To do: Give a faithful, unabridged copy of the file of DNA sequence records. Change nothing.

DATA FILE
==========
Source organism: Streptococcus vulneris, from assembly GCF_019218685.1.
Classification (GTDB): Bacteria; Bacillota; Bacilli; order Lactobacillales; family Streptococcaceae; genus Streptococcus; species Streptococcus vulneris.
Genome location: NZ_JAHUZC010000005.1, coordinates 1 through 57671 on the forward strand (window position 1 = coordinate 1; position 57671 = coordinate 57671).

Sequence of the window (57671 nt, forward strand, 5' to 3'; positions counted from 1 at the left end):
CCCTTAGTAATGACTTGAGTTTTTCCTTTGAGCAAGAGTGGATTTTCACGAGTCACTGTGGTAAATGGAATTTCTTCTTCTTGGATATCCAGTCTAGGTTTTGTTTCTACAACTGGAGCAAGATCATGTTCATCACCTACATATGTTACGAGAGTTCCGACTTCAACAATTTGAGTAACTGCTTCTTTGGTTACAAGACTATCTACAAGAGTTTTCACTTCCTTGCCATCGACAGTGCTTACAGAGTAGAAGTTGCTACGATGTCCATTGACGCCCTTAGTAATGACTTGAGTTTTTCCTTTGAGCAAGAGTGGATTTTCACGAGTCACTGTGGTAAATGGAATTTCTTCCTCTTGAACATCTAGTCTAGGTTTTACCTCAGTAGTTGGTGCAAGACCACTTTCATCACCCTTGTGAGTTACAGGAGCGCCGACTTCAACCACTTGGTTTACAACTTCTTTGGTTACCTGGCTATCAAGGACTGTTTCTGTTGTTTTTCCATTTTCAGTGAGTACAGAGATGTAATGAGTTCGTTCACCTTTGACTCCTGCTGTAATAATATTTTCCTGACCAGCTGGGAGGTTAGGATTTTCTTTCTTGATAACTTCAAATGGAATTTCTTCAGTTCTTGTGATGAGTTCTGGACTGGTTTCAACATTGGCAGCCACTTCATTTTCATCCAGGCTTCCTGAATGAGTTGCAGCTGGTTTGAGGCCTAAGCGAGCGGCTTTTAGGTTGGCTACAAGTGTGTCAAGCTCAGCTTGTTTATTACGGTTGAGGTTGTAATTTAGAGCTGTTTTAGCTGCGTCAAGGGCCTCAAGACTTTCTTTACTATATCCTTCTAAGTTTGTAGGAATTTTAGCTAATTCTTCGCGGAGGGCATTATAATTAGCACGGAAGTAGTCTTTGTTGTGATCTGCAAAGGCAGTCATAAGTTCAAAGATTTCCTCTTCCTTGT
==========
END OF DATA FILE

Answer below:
Source organism: Streptococcus vulneris, from assembly GCF_019218685.1.
Classification (GTDB): Bacteria; Bacillota; Bacilli; order Lactobacillales; family Streptococcaceae; genus Streptococcus; species Streptococcus vulneris.
Genome location: NZ_JAHUZC010000005.1, coordinates 1 through 57671 on the forward strand (window position 1 = coordinate 1; position 57671 = coordinate 57671).

Sequence of the window (57671 nt, forward strand, 5' to 3'; positions counted from 1 at the left end):
CCCTTAGTAATGACTTGAGTTTTTCCTTTGAGCAAGAGTGGATTTTCACGAGTCACTGTGGTAAATGGAATTTCTTCTTCTTGGATATCCAGTCTAGGTTTTGTTTCTACAACTGGAGCAAGATCATGTTCATCACCTACATATGTTACGAGAGTTCCGACTTCAACAATTTGAGTAACTGCTTCTTTGGTTACAAGACTATCTACAAGAGTTTTCACTTCCTTGCCATCGACAGTGCTTACAGAGTAGAAGTTGCTACGATGTCCATTGACGCCCTTAGTAATGACTTGAGTTTTTCCTTTGAGCAAGAGTGGATTTTCACGAGTCACTGTGGTAAATGGAATTTCTTCCTCTTGAACATCTAGTCTAGGTTTTACCTCAGTAGTTGGTGCAAGACCACTTTCATCACCCTTGTGAGTTACAGGAGCGCCGACTTCAACCACTTGGTTTACAACTTCTTTGGTTACCTGGCTATCAAGGACTGTTTCTGTTGTTTTTCCATTTTCAGTGAGTACAGAGATGTAATGAGTTCGTTCACCTTTGACTCCTGCTGTAATAATATTTTCCTGACCAGCTGGGAGGTTAGGATTTTCTTTCTTGATAACTTCAAATGGAATTTCTTCAGTTCTTGTGATGAGTTCTGGACTGGTTTCAACATTGGCAGCCACTTCATTTTCATCCAGGCTTCCTGAATGAGTTGCAGCTGGTTTGAGGCCTAAGCGAGCGGCTTTTAGGTTGGCTACAAGTGTGTCAAGCTCAGCTTGTTTATTACGGTTGAGGTTGTAATTTAGAGCTGTTTTAGCTGCGTCAAGGGCCTCAAGACTTTCTTTACTATATCCTTCTAAGTTTGTAGGAATTTTAGCTAATTCTTCGCGGAGGGCATTATAATTAGCACGGAAGTAGTCTTTGTTGTGATCTGCAAAGGCAGTCATAAGTTCAAAGATTTCCTCTTCCTTGT